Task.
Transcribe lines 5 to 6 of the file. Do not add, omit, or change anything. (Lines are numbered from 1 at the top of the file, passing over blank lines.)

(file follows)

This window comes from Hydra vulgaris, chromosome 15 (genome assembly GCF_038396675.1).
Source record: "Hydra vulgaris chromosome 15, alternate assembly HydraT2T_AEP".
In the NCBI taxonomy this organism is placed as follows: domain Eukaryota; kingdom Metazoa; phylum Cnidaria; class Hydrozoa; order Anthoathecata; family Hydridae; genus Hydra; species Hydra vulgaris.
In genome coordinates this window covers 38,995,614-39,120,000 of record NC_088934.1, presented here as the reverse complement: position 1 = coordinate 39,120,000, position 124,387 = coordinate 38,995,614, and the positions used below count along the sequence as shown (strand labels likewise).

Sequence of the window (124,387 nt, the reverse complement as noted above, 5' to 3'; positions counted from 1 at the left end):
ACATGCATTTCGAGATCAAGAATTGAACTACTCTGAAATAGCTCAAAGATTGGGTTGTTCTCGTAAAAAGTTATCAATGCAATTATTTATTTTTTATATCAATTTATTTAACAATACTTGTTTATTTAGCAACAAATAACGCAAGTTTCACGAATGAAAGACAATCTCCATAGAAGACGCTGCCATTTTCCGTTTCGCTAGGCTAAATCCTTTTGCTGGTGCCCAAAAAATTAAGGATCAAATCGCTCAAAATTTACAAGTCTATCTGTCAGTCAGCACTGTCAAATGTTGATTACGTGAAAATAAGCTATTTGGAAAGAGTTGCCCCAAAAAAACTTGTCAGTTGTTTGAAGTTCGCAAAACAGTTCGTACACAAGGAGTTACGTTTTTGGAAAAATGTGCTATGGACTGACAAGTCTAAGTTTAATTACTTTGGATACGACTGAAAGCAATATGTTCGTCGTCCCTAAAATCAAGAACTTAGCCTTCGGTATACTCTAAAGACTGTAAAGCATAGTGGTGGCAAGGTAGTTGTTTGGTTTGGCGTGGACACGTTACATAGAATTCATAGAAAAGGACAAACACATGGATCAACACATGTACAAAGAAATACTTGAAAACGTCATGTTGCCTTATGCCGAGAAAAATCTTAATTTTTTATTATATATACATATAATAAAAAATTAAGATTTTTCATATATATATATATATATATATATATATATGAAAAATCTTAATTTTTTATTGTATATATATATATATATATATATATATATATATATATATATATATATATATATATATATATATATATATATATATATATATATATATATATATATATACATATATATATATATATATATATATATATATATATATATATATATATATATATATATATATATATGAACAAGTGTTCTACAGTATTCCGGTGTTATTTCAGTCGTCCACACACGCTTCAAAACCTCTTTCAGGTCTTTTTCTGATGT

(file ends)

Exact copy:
Sequence of the window (124,387 nt, the reverse complement as noted above, 5' to 3'; positions counted from 1 at the left end):
ACATGCATTTCGAGATCAAGAATTGAACTACTCTGAAATAGCTCAAAGATTGGGTTGTTCTCGTAAAAAGTTATCAATGCAATTATTTATTTTTTATATCAATTTATTTAACAATACTTGTTTATTTAGCAACAAATAACGCAAGTTTCACGAATGAAAGACAATCTCCATAGAAGACGCTGCCATTTTCCGTTTCGCTAGGCTAAATCCTTTTGCTGGTGCCCAAAAAATTAAGGATCAAATCGCTCAAAATTTACAAGTCTATCTGTCAGTCAGCACTGTCAAATGTTGATTACGTGAAAATAAGCTATTTGGAAAGAGTTGCCCCAAAAAAACTTGTCAGTTGTTTGAAGTTCGCAAAACAGTTCGTACACAAGGAGTTACGTTTTTGGAAAAATGTGCTATGGACTGACAAGTCTAAGTTTAATTACTTTGGATACGACTGAAAGCAATATGTTCGTCGTCCCTAAAATCAAGAACTTAGCCTTCGGTATACTCTAAAGACTGTAAAGCATAGTGGTGGCAAGGTAGTTGTTTGGTTTGGCGTGGACACGTTACATAGAATTCATAGAAAAGGACAAACACATGGATCAACACATGTACAAAGAAATACTTGAAAACGTCATGTTGCCTTATGCCGAGAAAAATCTTAATTTTTTATTATATATACATATAATAAAAAATTAAGATTTTTCATATATATATATATATATATATATATATATGAAAAATCTTAATTTTTTATTGTATATATATATATATATATATATATATATATATATATATATATATATATATATATATATATATATATATATATATATATATATATATATATATATATACATATATATATATATATATATATATATATATATATATATATATATATATATATATATATATATATGAACAAGTGTTCTACAGTATTCCGGTGTTATTTCAGTCGTCCACACACGCTTCAAAACCTCTTTCAGGTCTTTTTCTGATGT